ipmiutil.exe fru s AAAAAA3 –N <hostname/IP> –U <user> –P <password>


Sure enough, it will change “Product Serial Number” to AAAAAA3.  So let’s reboot and find out what it says.

After updating the first 3 nodes, and checking the MOB link, looks like we have success:









No need to change it – leave it with the original Service Tag, as it no longer conflicts. 


So in the end, all you’re going to need is:

And run the above IPMIUTIL.exe FRU commands, and you should be good to go.  I haven’t checked if PernixData FVP now works better for me yet as it’s late – but here’s hoping it does.  If nothing else, the UUID’s are now different, as they should be!

BTW, please don’t read any of this as though I was disappointed with PernixData FVP – heck, if anything they helped me find this issue, pointed me in the right direction, and I wanted their software to work because my testing showed it made an AMAZING difference.   I’m looking forward to retrying the software across all 4 nodes.

HOWTO: Monitoring Dell C6100 IPMI with Nagios.

July 14, 2013 Leave a comment

Recently, I’ve been working with Nagios for network monitoring.  I have to admit, I came in rather biased, and was frustrated with it.  My frustrations will best be covered in another post.  In my home lab, however, I decided that I was going to make Nagios sing.  This is the first HOWTO I’m doing, although really the first one should have been installing the VM and getting things running.  I’ll do that one soon.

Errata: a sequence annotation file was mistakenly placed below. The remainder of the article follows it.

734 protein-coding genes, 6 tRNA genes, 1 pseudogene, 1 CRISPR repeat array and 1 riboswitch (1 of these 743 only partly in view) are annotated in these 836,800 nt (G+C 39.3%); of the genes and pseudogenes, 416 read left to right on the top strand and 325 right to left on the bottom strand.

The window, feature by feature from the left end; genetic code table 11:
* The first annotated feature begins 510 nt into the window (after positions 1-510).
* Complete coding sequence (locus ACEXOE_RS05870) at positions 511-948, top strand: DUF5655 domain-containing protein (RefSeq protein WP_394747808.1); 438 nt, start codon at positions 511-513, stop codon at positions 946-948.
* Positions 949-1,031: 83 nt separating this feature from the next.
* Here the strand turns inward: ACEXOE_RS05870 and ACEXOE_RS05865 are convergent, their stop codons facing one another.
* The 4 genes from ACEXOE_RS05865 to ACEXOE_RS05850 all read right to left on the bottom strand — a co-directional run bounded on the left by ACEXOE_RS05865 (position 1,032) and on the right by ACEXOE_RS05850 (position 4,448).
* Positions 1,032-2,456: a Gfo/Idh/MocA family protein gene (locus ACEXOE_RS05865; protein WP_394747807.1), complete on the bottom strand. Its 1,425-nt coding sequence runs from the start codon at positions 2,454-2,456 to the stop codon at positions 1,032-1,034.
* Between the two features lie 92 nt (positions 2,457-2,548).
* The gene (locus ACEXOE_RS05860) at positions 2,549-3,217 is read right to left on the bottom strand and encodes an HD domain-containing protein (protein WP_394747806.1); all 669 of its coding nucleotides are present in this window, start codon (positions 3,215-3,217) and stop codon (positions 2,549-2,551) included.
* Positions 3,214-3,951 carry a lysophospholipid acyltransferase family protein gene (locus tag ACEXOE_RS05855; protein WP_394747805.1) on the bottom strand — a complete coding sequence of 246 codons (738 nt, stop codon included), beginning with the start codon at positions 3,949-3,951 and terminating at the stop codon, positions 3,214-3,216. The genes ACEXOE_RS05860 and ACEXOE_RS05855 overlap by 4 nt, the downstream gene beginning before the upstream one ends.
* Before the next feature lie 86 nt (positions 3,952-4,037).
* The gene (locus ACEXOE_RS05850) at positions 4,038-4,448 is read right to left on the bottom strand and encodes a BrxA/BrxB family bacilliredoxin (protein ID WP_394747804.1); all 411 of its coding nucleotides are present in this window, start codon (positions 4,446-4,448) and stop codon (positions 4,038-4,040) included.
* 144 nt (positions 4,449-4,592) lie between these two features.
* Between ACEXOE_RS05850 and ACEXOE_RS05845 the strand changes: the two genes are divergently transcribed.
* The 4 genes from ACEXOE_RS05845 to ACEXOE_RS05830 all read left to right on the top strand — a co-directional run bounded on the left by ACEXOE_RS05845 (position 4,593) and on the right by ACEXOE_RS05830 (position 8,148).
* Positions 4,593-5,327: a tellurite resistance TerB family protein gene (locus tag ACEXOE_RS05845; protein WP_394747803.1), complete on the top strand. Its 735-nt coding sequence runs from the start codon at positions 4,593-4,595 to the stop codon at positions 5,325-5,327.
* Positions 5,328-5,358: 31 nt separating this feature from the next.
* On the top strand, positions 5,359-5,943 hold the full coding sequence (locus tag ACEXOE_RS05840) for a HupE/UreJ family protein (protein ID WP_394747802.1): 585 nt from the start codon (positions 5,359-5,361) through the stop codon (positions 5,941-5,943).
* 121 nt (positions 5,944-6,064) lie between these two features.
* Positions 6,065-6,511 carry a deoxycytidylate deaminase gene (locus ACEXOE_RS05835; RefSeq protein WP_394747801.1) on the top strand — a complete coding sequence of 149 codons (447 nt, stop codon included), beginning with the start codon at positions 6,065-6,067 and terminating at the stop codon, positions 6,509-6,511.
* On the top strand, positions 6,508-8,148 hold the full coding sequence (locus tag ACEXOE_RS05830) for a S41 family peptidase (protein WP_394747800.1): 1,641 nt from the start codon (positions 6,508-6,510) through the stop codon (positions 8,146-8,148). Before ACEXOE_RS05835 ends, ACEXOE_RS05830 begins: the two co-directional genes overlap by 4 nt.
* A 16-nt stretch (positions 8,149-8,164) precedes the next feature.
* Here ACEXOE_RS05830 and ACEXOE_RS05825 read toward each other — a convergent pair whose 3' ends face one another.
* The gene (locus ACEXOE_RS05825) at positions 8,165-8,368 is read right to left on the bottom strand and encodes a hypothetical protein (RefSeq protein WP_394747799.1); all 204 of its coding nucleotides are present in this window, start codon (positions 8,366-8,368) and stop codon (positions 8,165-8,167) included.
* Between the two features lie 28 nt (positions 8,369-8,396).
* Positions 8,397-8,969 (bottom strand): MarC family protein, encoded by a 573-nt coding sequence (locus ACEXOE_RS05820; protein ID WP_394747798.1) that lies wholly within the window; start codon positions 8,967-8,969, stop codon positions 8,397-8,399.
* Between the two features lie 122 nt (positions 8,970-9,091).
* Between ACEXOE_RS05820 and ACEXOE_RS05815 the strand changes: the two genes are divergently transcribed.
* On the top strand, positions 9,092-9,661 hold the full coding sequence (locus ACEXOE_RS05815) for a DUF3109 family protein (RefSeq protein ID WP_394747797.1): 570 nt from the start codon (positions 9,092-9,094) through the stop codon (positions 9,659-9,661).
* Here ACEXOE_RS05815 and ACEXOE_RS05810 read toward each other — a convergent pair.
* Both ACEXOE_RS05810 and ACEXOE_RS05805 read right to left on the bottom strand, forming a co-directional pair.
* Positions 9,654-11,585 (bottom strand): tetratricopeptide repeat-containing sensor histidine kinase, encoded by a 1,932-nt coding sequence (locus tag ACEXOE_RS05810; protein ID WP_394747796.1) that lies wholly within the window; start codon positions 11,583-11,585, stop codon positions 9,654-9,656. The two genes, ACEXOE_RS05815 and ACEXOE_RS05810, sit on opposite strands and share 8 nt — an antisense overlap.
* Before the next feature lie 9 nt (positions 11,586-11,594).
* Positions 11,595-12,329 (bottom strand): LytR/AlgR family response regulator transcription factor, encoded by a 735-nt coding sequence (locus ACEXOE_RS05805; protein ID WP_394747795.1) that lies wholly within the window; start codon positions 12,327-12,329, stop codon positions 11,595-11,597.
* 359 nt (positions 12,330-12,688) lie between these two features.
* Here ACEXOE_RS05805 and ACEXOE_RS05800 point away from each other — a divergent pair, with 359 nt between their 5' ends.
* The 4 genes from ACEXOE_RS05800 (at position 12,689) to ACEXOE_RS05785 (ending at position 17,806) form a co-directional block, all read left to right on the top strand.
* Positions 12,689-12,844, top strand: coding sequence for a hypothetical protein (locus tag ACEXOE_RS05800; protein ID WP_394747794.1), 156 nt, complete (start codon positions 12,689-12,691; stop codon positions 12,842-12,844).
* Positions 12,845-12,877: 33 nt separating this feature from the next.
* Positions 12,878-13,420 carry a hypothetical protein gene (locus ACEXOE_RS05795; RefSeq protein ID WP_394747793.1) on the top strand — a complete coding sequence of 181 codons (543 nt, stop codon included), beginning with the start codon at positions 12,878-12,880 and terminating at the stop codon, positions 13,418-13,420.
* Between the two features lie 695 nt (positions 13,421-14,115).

While this HOWTO is going to seem very long, once you get used to how to configure the basics, this all has a very nice rhythm to it.  Is it better or worse than other monitoring apps?  Maybe.  But it is what it is – and I don’t think it’s that bad!

GOAL:   Monitor IPMI (eg: SuperMicro IPMI, Dell C6100 Series IPMI, Dell IDRAC, IBM RMU, etc) via Nagios.

1) Find your Nagios plugin of choice.  I did this by searching the Nagios Plugin Directory for Popularity.  This brought me to WFISCHER’s IPMI Sensor Monitoring Plugin  (


Click on the DOWNLOAD URL, and save the file somewhere – like your DOWNLOADS folder:


Next, unpack the file – it’s a TAR.GZ, with a TAR inside.  So use 7Zip or something.